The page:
Fixation For Light Microscopy

Some fixatives are superior for the demonstration of certain histologic details; others are specifically required (or specifically contraindicated) for certain special stains. Special indications are listed with the various fixative recipes. For routine purposes, excellent fixation can be achieved with almost all the mixtures listed below; the choice will depend on availability, costs, technical help, and increasingly, on environmental concerns. Every effort should be made to reduce the use of toxic substances such as mercury.

The smaller the specimen, the sooner the fixation will be completed. The acceptable thickness of tissue is listed with the various fixation mixtures. Larger specimens may remain completely unfixed in the center. The use of small volumes of fixation fluid for large specimens is the most frequent cause of poor tissue preservation. The minimal acceptable volume of fixation fluid is about 15-20 times the volume of the specimen.

No matter what type of fixative is used, the tissues should not touch each other or be pressed against the bottom or walls of the jar. Suspension of larger specimens or use of a cushion of cotton for smaller specimens will permit optimal exposure. If the fixative becomes stained, cloudy, or diluted by blood or other tissue fluids, it must be replaced.

Heating will accelerate the fixation process but, at the same time, will enhance autolytic changes in the unfixed portion of the tissue. Boiling will result in rapid fixation and has been used to prepare rapid-fixed frozen sections. We prefer to use unfixed tissues or formalin-fixed tissues (after routine penetration fixation of small samples) for frozen sections. Decalcification procedures are described in Chapter 8.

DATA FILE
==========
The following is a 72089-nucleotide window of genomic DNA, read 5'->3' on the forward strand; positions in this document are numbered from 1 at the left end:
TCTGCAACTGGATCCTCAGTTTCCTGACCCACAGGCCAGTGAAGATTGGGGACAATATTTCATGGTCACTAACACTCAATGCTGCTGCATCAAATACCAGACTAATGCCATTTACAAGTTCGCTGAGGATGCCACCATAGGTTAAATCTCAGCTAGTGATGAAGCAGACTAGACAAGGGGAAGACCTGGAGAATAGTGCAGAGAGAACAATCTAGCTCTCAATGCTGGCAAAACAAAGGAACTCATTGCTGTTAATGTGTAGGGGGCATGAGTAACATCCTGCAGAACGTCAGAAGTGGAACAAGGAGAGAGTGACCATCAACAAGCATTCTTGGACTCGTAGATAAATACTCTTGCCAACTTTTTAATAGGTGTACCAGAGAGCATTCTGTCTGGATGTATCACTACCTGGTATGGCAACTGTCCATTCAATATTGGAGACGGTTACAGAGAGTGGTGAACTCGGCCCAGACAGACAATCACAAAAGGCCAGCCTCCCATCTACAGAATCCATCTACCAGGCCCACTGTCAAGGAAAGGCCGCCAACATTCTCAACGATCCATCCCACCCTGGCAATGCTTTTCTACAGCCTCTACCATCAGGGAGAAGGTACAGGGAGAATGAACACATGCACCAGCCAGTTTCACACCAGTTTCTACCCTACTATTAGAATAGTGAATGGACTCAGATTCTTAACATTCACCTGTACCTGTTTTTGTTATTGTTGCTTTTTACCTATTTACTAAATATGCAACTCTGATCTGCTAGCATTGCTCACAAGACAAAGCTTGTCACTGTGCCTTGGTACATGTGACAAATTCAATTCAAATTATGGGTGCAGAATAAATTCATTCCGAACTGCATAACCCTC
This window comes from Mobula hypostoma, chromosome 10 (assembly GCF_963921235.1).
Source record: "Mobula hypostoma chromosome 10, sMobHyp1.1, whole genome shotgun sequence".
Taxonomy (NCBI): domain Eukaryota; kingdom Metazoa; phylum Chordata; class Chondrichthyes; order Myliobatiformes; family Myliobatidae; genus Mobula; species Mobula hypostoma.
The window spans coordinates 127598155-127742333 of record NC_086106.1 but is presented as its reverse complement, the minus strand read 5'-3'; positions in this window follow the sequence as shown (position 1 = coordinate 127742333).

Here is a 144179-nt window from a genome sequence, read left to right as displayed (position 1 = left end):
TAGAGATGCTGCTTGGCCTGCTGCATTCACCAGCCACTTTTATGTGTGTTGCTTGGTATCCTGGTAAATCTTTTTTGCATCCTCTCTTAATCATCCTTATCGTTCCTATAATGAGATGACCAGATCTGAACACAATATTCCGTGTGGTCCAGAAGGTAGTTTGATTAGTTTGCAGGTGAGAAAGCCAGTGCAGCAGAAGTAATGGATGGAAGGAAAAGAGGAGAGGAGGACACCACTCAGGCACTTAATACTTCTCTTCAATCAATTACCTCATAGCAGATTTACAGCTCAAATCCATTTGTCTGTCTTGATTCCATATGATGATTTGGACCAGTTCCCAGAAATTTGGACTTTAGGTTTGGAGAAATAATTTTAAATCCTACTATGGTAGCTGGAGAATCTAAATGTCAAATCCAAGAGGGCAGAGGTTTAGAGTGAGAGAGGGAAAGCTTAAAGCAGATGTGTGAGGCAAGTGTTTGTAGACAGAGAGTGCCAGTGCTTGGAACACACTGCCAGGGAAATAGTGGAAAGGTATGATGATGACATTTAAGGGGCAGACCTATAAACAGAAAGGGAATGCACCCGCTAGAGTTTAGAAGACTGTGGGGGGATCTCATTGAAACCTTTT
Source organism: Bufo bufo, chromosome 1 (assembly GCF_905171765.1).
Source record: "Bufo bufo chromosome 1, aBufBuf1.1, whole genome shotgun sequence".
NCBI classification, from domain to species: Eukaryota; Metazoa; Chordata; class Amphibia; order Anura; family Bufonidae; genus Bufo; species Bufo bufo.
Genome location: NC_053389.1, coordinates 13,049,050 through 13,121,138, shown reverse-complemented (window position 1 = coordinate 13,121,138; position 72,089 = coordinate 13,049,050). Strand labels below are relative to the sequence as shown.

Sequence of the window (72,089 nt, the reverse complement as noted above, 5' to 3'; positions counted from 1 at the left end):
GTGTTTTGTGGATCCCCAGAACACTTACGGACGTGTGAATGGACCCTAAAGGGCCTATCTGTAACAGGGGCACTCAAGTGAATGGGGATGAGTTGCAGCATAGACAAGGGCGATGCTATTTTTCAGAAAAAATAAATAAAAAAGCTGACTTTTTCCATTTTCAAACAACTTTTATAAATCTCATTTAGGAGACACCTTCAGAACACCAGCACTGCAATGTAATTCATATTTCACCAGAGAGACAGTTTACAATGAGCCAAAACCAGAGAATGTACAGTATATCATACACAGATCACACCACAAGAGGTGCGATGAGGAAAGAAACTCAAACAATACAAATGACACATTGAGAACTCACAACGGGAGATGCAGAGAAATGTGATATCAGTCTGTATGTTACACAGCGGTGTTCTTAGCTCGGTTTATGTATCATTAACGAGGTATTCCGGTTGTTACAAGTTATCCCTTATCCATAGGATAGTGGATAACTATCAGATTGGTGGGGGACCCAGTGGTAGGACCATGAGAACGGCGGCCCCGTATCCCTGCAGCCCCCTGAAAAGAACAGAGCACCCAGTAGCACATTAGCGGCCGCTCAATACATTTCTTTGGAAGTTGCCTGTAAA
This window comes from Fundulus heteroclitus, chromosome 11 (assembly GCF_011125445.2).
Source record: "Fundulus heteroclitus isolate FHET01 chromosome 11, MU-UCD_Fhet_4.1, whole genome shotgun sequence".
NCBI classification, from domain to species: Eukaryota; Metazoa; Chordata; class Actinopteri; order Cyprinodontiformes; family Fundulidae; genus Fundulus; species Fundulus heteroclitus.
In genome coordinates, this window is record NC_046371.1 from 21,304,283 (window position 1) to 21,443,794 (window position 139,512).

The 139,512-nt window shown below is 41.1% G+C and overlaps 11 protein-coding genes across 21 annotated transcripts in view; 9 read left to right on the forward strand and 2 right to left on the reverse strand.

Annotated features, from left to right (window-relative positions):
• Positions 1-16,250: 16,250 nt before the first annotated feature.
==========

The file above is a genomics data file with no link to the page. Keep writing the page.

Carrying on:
FIXATION MIXTURES Many fixatives have been modified by various authors and institutions. However, it seems that the improvements, if any, are minor compared with the results that will be achieved if size and exposure of the specimen and volume and freshness of the fixation fluid are appropriately controlled. Most of the recipes and specifications described here have not been changed since they were listed in the last edition. Several current sources (1,2) provide additional details.

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